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A magic unitary is a unitary matrix $u=(p_{ij})_{ij}$ whose entries are all projections (in some Hilbert space) and in each row they sum to the identity and same holds for each column $(\sum_i p_{ij}=1=\sum_j p_{ij})$. My question is, if there is a sequence of "almost magic unitaries", by which I mean matrices $u_k=(q_{ij}^k)$ whose entries are all projections BUT they only sum to identity in each row and NOT in each column but close to identity ($\sum_j q_{ij}^k=1$ and for each j, $\sum_i ||q_{ij}^k-1||_2\rightarrow 0$) such that $u_k\rightarrow u$ in $||.||_2$ norm, Can one find actual magic unitaries that are close to this "almost magic unitaries" which approximate the original magic unitary?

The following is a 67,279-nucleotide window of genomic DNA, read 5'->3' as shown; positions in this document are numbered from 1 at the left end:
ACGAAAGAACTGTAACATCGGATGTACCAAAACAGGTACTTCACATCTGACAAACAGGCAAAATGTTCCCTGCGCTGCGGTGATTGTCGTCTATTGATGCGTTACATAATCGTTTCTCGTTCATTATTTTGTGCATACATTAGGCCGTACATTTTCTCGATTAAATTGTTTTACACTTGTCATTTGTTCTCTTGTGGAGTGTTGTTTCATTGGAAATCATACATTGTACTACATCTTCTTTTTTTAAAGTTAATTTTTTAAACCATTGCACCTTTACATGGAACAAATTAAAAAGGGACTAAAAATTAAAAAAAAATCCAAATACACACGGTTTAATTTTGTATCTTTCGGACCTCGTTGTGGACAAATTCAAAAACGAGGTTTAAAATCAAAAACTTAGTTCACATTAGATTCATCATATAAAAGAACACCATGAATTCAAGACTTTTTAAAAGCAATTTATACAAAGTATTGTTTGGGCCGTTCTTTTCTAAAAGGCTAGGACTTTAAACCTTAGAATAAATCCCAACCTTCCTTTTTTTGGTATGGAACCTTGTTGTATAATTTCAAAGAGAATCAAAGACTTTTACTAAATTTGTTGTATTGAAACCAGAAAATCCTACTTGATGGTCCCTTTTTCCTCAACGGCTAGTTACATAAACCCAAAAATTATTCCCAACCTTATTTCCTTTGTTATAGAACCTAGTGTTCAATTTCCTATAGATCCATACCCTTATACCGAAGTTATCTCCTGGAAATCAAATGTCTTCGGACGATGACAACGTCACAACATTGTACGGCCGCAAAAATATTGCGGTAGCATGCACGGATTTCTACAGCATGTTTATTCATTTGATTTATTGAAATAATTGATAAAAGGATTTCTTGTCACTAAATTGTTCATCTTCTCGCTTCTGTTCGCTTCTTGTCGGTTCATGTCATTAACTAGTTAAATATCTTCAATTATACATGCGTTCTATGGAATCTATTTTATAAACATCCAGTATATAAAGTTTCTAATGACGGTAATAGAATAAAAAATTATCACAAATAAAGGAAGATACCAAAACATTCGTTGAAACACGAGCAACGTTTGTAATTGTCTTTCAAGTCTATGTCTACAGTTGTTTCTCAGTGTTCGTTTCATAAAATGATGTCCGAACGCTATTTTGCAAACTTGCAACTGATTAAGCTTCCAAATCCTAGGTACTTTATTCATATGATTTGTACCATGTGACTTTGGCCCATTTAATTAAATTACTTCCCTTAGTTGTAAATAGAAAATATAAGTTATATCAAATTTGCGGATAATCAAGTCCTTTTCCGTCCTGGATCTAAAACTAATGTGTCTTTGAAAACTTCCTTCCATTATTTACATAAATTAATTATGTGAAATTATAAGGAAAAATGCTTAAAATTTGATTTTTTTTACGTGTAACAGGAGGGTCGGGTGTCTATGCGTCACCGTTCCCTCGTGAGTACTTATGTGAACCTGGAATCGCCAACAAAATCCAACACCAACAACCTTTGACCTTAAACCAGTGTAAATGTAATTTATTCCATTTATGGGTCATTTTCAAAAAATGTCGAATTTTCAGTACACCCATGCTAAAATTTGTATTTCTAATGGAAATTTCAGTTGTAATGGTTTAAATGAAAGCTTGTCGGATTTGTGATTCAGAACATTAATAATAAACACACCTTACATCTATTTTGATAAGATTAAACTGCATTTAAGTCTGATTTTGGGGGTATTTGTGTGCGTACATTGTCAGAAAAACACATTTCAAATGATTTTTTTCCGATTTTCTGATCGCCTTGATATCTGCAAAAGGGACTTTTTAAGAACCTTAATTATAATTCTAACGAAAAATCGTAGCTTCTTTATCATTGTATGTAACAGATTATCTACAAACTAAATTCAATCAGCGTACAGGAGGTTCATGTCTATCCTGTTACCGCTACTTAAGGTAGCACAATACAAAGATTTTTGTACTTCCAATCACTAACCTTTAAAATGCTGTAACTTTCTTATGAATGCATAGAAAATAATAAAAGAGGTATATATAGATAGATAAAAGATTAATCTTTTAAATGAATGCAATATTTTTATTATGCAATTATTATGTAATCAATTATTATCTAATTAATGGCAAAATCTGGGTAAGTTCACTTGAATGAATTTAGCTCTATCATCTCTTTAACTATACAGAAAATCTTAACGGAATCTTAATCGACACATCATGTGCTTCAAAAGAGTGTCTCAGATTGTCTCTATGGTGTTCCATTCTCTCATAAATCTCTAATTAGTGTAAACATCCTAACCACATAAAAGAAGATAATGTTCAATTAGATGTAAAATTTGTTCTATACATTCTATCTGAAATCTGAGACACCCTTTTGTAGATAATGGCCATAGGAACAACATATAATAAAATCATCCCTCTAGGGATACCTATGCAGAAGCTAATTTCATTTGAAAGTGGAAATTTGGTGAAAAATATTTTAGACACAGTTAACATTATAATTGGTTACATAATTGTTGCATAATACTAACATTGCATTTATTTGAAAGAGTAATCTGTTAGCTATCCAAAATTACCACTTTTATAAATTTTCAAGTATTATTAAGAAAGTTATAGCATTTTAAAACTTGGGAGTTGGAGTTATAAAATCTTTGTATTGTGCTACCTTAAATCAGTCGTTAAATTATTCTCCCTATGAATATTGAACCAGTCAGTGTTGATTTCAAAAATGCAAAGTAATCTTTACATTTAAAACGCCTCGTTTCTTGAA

It's similar to finding an orthogonal set of projections summing to identity from a set of almost orthogonal positive operators almost adding up to the identity.

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  • $\begingroup$ Are these matrices square? finite? $\endgroup$ – Gerry Myerson Apr 30 at 4:22
  • $\begingroup$ Could you clarify what the norm $\|\cdot\|_2$ is? $\endgroup$ – Matthew Daws Apr 30 at 8:18
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    $\begingroup$ These matrices are all square matrices. The $||.||_2$ norm is the trace norm (Frobenius norm) $||x||_2=\sqrt {tr(xx^*)}$. Here we are assuming the projections live in a finite dimensional Hilbert space where the "tr"(trace functional) makes sense. $\endgroup$ – Miza Apr 30 at 19:40

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